“Anything you might tell us? Mr. MacClaine? Mrs. MacClaine?” She took a sip out of her bottle.
“I know he —Richard—was angry that he was accused of stealing at the military re-enactment.”
“We understand he was active in that. The re-enactment. We understand charges are pending?”
“That’s what we understand. Ralph?”
“Sir?” said the investigator. “Anything you could add — I’m sure this is a shock.”
“He’s not a thief.”
“But he was upset of being accused.”
The Major went to the stairs. He stopped halfway up, unhooking one of the picture frames and came down and handed the frame to the investigator.
“What are these?”
“Yes. He was captain of the high school team. You wanted to know what I can tell you?”
“We know it’s hard.”
“No it’s not. I trained him. Taught him how to shoot. From how old, Margie?”
“What? Oh — How old? Sometime in elementary school. Yes. Third grade I’d say.”
“Younger.” The Major took the frame back. “I’ll tell you one thing.”
“He doesn’t miss.”
The head with the Mohawk stared back at him from the clear pool of water. For a second, Richie didn’t recognize himself. Every morning he went down to the stream and shaved. He could’ve heated water back at the overhang but chose the cold. He shaved because stubble, any facial hair, let alone a beard wasn’t regulation, wasn’t military. And I am active duty military now.
The Mohawk he’d done the day before he went to the barracks. He wasn’t sure why. He’d locked himself in the bathroom. His mother had come up and banged and even pleaded but he wouldn’t open. Eventually she went wherever she went. They lived apart even in the same house.
He never thought much about it. It was just there, a given. Maybe that’s why Claire left. Janny from down the road was a dyke. Everyone knew it. She’d come home from Scranton, the college. Rumor was she’d been asked to leave. It was Catholic —the college—and his baby sister was living with her. Cropped hair, no make up. Fuckin’ tattoos. A nose ring.
It was just another sign.
So he shaved the sides of his head and put on the watch cap. His hair was thinning —thin — but he still had enough on top when he moussed. I’m a warrior. I’m going to war.
In the woods, he heard the helicopter. And smiled. He started to move quickly, crouching low to the ground, sometimes crawling. Heat sense this, motherfucker, he shouted to the whir in the sky. Sometimes bounding on all fours, in random zigs and zags. I’m a fox. I’m a lizard. I’m whatever I want. Try and get me. Come on. A fuckin’ shape-shifter. The helicopter circled then moved on. That’s when he heard the dogs.
He saw them through the Starlight, just shadows in the brush. He liked dogs. Had one as a kid, Charley. A white hunter. He took it into the woods and trained it to retrieve. He cried when the semi hit him out front of the house. His parents wanted to get him another but he was loyal, and said no.
He shot the lead dog through a maze of trees, right in the throat as the hound angled his muzzle up to catch his scent, or clear his airways. Whatever, it was his last gesture. He saw the other dogs freeze and turn back, called by the handlers. He couldn’t hear or see them or they would’ve been dead.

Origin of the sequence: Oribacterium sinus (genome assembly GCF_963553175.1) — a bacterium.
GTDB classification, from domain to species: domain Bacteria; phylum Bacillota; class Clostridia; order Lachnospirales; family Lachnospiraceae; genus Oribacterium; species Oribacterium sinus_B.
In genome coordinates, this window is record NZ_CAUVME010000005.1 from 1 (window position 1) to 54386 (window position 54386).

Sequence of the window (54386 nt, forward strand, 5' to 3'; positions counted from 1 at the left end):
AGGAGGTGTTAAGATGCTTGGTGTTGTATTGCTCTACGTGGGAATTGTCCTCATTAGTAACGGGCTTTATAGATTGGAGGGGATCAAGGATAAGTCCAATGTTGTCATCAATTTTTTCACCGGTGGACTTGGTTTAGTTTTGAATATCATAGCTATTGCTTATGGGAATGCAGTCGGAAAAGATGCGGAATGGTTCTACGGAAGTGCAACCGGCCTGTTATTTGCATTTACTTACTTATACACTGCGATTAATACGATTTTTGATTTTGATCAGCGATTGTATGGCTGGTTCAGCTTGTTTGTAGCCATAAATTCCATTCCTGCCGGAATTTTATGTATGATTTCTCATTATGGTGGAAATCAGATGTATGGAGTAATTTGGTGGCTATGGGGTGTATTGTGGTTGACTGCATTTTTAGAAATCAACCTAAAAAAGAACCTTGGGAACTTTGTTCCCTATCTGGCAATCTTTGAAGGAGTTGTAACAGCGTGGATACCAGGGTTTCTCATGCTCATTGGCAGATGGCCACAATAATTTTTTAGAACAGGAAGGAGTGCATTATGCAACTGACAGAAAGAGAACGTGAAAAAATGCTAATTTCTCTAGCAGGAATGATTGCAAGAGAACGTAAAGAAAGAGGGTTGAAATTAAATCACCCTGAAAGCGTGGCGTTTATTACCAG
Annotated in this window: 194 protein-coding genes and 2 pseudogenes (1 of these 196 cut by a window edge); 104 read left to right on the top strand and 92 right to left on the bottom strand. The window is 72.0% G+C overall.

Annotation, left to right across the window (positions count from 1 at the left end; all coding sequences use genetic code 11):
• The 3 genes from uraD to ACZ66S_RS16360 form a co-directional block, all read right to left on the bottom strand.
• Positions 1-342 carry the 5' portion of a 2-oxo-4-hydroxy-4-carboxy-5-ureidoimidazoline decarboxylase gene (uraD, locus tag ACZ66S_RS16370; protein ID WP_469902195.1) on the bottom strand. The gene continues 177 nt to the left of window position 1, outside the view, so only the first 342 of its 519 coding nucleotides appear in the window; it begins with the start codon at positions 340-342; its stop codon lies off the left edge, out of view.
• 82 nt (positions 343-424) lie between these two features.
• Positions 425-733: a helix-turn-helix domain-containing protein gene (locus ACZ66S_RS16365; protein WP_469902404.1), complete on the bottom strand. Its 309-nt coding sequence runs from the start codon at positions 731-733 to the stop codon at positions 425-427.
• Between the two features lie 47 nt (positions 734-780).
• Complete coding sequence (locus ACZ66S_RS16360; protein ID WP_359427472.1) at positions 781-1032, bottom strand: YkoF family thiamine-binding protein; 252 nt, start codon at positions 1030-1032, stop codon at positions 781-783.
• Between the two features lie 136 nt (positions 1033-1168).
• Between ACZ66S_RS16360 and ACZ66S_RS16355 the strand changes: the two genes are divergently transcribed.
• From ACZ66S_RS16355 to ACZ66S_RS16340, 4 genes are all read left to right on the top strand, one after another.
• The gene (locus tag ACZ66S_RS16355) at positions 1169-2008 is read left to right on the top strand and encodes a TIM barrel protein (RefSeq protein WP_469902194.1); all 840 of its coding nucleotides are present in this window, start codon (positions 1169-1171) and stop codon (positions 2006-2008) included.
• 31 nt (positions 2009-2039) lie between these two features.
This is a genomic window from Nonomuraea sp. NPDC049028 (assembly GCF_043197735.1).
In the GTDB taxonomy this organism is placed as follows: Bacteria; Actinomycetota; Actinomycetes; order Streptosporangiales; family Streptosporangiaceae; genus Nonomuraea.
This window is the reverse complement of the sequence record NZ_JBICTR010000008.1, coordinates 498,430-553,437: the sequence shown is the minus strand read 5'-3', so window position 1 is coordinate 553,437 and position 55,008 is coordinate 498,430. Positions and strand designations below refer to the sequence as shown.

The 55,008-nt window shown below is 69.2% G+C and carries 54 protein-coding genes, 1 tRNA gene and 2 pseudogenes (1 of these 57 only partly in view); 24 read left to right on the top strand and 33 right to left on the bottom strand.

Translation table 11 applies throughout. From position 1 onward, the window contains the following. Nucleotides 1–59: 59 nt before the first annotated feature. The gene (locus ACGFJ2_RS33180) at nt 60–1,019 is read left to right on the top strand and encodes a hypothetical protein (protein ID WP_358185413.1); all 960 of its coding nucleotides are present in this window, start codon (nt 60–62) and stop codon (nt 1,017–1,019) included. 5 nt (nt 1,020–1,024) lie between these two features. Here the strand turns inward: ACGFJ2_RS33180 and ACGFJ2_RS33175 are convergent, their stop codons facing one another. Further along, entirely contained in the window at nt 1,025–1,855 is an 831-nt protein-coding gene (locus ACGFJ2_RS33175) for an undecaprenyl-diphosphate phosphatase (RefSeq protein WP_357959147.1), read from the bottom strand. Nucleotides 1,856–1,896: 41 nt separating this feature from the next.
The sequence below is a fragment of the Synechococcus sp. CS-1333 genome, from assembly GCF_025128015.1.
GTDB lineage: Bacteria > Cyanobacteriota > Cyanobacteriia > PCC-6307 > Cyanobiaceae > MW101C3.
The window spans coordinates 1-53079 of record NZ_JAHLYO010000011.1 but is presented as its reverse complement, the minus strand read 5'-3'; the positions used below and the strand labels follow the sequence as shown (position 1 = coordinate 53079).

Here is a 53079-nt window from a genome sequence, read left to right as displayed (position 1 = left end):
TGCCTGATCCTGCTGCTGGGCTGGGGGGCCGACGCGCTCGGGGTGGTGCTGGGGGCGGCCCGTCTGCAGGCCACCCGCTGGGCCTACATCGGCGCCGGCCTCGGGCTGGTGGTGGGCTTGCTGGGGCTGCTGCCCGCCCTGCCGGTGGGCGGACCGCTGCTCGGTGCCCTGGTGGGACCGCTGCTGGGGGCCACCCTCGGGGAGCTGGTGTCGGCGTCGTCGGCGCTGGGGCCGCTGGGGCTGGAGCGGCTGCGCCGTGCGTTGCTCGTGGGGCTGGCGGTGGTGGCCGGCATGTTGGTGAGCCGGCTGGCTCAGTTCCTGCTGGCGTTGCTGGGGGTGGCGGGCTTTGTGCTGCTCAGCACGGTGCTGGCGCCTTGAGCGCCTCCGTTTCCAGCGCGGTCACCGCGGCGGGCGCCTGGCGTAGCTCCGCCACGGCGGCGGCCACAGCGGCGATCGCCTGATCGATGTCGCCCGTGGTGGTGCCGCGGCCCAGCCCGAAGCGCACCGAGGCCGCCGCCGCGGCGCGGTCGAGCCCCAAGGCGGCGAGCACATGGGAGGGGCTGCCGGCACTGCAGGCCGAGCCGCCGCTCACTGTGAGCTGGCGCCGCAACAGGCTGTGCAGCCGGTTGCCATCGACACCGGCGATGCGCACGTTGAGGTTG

He went back to his overhang and took what he could pack. Before moving out he fixed a trip wire. When the troopers finally stumbled on the place, he knew they’d trip the wire, dropping the crude sign he scribbled out with the end of a charred stick — Guess your wife surely appreciates me for not blowing your ass to kingdom come or maybe not
Margie hadn’t been to church in years. And never to a Catholic. Our Lady of Solace. It just sounded right as she drove around. She parked in the lot and went in. It happened to be Saturday afternoon.
Several women and one elderly man were sitting in a pew off to the side. She sat in the back. The quiet helped, and the burning candles, even though they were just flickering bulbs. One by one the women went into the box along the wall. She heard murmuring, then the women came out, their heads bowed, going up to the front rail and kneeling. Taken by what she saw as their quiet dignity, Margie moved forward picking a place behind the elderly man.
“Excuse me.” The man turned. “Is this the confession?”
“Do you think I could go?”
“Go? Are you a Catholic?” Margie shook her head. “I don’t know, but if you want to — I believe my God would welcome you.”
“I’m next. After I go, you slide over. Father John is very understanding.”
“What do I say?”
“Kneel down, wait until the little door opens. You start with Bless Me Father For I have Sinned.”
“But it’s not me.”
“No matter. You’ll feel better.” After the man went, she heard murmurs, and he came out of the box with his head bowed. Margie took a sip from her water bottle and went in and knelt in the dark box waiting for the little door to open.
We’ll get him.
The trooper on the TV spoke with absolute conviction. Janny went to the futon Claire was sitting on, her legs pulled up to her chest, just staring at her brother’s photo in the watch cap on the screen.